Monday, August 13, 2012
Observation deck: Raiders-Cowboys
By Bill Williamson
A look at the Oakland Raiders’ 3-0 home loss against the Dallas Cowboys on Monday night:
It was uglier than Russell Brand’s performance at the Olympic closing ceremonies.
Both the Raiders' and Cowboys’ first-team offenses were awful. Dallas' was probably more awful, but the Raiders’ first-team offense (sans running back Darren McFadden, who was his explosive self in a cameo appearance) shouldn’t take solace in not being as sloppy.
Oakland quarterback Carson Palmer was on the field for 10 plays. He threw an ill-advised interception and the Raiders struggled to move the ball. I wouldn’t worry too much about Palmer based on this performance, but interceptions were a problem for him last season and remain something he needs to address.
Oakland receiver Jacoby Ford had a terrible night, for what it’s worth. He dropped two passes from Palmer, ran out of bounds on a punt return and looked pretty disinterested during his outing. I’m a big Ford fan, but he has to shake off this performance. With rookie Rod Streater the flavor of the month in Oakland’s receiver’s room, Ford could be pressed for playing time.
There are no doubt the Raiders wanted to showcase Streater. Backup quarterback Matt Leinart, who looked good at times, often went to him. The undrafted free agent from Temple had six catches in the first half. At this point, I’d think Streater is a lock to make the 53-man roster. Fifth-round pick Juron Criner, also a camp star, had a bad drop and did not shine like Streater did. Still, Criner will have a place on this team.
In his first NFL preseason action, Oakland third-string quarterback Terrelle Pryor brought some late-game excitement with several exciting runs. That is Pryor’s game. But the truth is, Oakland wants to see him develop as a pocket quarterback. Perhaps the team will draw up some packages for Pryor, but he is still a work in progress. Running for his life won’t always work against first-team NFL defenses.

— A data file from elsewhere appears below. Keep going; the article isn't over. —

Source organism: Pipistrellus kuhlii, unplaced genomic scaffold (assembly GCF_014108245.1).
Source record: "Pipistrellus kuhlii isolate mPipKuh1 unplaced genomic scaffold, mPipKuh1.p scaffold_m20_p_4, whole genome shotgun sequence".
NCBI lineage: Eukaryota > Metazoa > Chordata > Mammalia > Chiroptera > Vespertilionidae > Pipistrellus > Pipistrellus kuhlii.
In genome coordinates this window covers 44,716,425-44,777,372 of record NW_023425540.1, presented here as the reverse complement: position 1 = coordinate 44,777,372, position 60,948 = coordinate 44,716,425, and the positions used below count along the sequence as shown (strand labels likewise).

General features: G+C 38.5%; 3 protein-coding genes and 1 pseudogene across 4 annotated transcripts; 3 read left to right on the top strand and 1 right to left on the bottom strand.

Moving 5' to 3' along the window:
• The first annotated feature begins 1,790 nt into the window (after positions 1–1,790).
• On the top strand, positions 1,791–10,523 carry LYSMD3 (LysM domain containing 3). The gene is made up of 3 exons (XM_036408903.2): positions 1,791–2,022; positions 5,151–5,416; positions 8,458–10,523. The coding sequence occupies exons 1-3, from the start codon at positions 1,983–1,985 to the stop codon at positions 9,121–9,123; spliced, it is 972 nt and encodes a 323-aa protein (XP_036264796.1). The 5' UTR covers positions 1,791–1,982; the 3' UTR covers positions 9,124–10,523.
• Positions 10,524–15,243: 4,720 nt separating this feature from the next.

ESPN's Herm Edwards just said on "SportsCenter" that he'd move Pryor to tight end. It could be tempting because of his size and speed -- and because of Oakland's need there -- but I'd think Pyror will still get more time at quarterback. Plus, I think he would be reluctant to make that switch at this point.
Oakland had just three penalties in the first half, which is a good sign for a team that set NFL records for penalties and penalty yardage last season.
Backup safety Mike Mitchell made a nice interception for Oakland near the end of the first half. Mitchell is not a star, but he makes enough plays to keep him in business.
Is Oakland’s sloppy game a worry, particularly because Denver, Kansas City and San Diego were all impressive in their preseason debuts? No. I wouldn’t worry about that. But it is clear first-year coach Dennis Allen still has to get this team in shape as the season opener against San Diego looms in four weeks.
Cornerback DeMarcus Van Dyke, who looked good in training camp, struggled some Monday night. The second-year player will get a shot at playing extensively.
One of the most impressive Raiders on Monday was a player who will not be on the 53-man roster -- punter Marquette King. The rookie, who is playing for injured star Shane Lechler, has a huge leg. But he isn't beating out Lechler. Perhaps Oakland will try to stash King of the practice squad as insurance for Lechler, who is entering the final season of his contract. But with the film King is putting out there, there is a chance a team in this punter-hungry league could snap him up.
Rookie linebacker Chad Kilgore was very active and physical. He could be practice squad bound.
Great scene to see former Oakland coach Jon Gruden, now an analyst on ESPN's "Monday Night Football," hug fans prior to the game. They still live and breathe Gruden in the Black Hole.